The Messenger review of NHS leadership, announced by the health secretary in October, will examine the ‘pay and incentives’ offered to the service’s most senior figures.
It will also look into “effective systems for intervention and recovery in both providers and integrated care systems”, and ensuring there are “the right incentives for the best leaders and leadership teams to take on the most difficult leadership challenges”.
The review’s terms and conditions were published today, seven weeks after Sajid Javid announced it at the Conservative Party conference on 4 October. It was flagged as being the ”most far-reaching review” of NHS leadership since the seminal Griffiths reforms of the 1980s.
The T&Cs state the review will be delivered to the health secretary ”after four months and will be followed by a delivery plan with clear timelines on implementing agreed recommendations”.
The terms confirm the review will be led by General Sir Gordon Messenger, former vice chief of the defence staff. He will be supported by Leeds Teaching Hospital Trust chair Dame Linda Pollard.
General Messenger and Dame Linda also published an open letter to the service about the review.
They write that the review: ”will be conducting a comprehensive programme of engagement events, including site visits, webinar-style outreach, workshops and personal interviews, and aim to access as many viewpoints and diverse communities as we can.”
They add: ”we are mindful of the strain that you are working under, no more so than at present. Conscious of the potential for ‘review fatigue’, we will do all we can to avoid adding to that pressure during both the engagement and the implementation phases of our work.”
The review leaders state their: ”starting premise is that the NHS and social care are staffed by a hugely impressive, dedicated, well-motivated workforce which deserves a system and a culture where its full talent and experience can flourish and where the right skills can be applied to where they are needed most. We acknowledge that the excellent leadership and management currently evident across many parts of the system can be built upon to the benefit of all.”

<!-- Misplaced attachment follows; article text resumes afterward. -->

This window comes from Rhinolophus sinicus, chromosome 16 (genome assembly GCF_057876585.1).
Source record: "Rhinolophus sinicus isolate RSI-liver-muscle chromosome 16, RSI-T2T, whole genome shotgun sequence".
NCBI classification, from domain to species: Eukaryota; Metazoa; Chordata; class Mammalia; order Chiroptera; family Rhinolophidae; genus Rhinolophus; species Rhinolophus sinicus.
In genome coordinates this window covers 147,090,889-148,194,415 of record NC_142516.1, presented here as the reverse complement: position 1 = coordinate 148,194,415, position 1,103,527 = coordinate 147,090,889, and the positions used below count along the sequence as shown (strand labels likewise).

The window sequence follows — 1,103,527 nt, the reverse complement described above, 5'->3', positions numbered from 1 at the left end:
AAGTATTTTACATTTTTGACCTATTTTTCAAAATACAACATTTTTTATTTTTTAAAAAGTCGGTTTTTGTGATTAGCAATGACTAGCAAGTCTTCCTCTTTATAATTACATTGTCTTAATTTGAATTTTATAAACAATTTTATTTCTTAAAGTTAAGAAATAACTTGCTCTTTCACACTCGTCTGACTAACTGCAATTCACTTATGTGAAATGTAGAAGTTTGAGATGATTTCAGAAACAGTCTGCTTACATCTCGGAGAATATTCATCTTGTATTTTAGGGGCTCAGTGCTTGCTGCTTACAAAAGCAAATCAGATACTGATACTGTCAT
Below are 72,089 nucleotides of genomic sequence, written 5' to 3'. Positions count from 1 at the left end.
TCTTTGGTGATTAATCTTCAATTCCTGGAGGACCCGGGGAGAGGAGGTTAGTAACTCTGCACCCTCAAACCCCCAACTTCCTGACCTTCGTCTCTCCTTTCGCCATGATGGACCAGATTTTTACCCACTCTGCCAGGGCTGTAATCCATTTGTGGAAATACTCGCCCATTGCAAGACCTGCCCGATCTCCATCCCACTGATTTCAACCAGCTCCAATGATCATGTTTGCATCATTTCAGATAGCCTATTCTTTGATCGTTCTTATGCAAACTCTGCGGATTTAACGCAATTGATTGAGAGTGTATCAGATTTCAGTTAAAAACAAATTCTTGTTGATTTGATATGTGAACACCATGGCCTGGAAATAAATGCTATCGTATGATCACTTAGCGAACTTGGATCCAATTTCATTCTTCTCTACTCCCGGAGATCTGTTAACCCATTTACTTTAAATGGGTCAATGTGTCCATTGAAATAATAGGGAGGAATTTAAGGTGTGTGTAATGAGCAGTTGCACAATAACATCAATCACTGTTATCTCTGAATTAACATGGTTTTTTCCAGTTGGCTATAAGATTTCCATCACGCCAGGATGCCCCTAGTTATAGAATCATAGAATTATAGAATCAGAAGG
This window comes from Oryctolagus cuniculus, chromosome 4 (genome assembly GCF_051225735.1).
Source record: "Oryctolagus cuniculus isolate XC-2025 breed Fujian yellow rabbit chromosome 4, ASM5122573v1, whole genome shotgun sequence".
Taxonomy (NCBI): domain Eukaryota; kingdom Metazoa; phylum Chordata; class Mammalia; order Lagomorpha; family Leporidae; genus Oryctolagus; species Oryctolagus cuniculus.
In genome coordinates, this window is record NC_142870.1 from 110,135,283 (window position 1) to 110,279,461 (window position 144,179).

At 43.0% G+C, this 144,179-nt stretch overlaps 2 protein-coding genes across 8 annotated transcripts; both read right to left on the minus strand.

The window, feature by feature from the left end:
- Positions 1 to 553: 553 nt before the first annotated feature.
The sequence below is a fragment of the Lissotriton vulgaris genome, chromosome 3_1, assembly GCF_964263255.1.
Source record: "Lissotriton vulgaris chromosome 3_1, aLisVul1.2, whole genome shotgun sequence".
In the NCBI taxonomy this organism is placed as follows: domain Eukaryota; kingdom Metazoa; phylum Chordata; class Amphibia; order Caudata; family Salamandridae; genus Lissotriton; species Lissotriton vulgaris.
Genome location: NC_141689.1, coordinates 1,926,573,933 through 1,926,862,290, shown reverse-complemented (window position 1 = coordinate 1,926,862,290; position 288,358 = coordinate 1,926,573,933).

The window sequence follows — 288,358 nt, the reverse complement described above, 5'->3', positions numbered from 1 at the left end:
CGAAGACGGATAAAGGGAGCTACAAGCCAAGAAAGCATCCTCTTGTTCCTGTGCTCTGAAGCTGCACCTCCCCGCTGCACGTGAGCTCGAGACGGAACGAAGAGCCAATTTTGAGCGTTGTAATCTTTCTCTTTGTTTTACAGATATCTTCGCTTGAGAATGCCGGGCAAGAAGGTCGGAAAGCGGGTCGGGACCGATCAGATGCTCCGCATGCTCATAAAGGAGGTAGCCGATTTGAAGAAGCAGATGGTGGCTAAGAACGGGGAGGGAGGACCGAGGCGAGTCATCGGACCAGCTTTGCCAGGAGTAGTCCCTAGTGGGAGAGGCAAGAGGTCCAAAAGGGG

General Messenger and Dame Linda say their work will be guided three factors: “the importance of collaborative, systems leadership”, ”shared vision and ownership at all levels within a system”, and ”the need to address the variation in our national provision of health and social care.”
Despite the delay in publishing the terms and conditions, they run to a little more than 200 words.
The review will look at:
- “The drivers of performance and the standards expected of good leaders and leadership teams;
- What further powers may be needed to drive real and sustained change, including effective systems for intervention and recovery in both providers and [ICSs];
- How to help health and care leaders collaborate for more integrated care for citizens;
- Proposals for ensuring the right incentives for the best leaders and leadership teams to take on the most difficult leadership challenges;
- How to more rapidly foster and replicate the best of examples of leadership;
- How to support and improve the skills of all leaders and managers throughout their careers and encourage the best leaders within the system to rise;
- How to draw new expertise and talent into leadership roles in the health and care systems (including the NHS Management Graduate Trainee Scheme);
- How to ensure the right training, opportunities and support for clinicians to take on management roles throughout their careers;
- Whether the right pay and incentives are in place to foster good and excellent performance and recruit and retain the best leaders from start of career to retirement; [and]
- Driving up efficiency — to support leaders, managers, clinicians and wider staff, creating the space and time for them to focus as much time as possible on delivering for patients and care users.”
The review will not examine leadership in NHS England and other arm’s length bodies, as many senior NHS figures had requested.
In May, the DHSC provided evidence to the senior salaries review body pay had fallen by nearly 5 per cent in recent years. However, in July the government announced senior managers would not be among those who receive the 3 per cent pay rise announced for most NHS staff
The announcement of the Messenger review of NHS leadership was closely followed by a briefing to The Times (£), suggesting trust leaders would be sacked if they fail to reduce their elective backlog,
Speaking before the publication of the review T&Cs, NHS Providers chief executive Chris Hopson expressed concerns that the review could result in a ‘blame game” which would set up leaders ‘”to fail [against] unrealistic expectations.”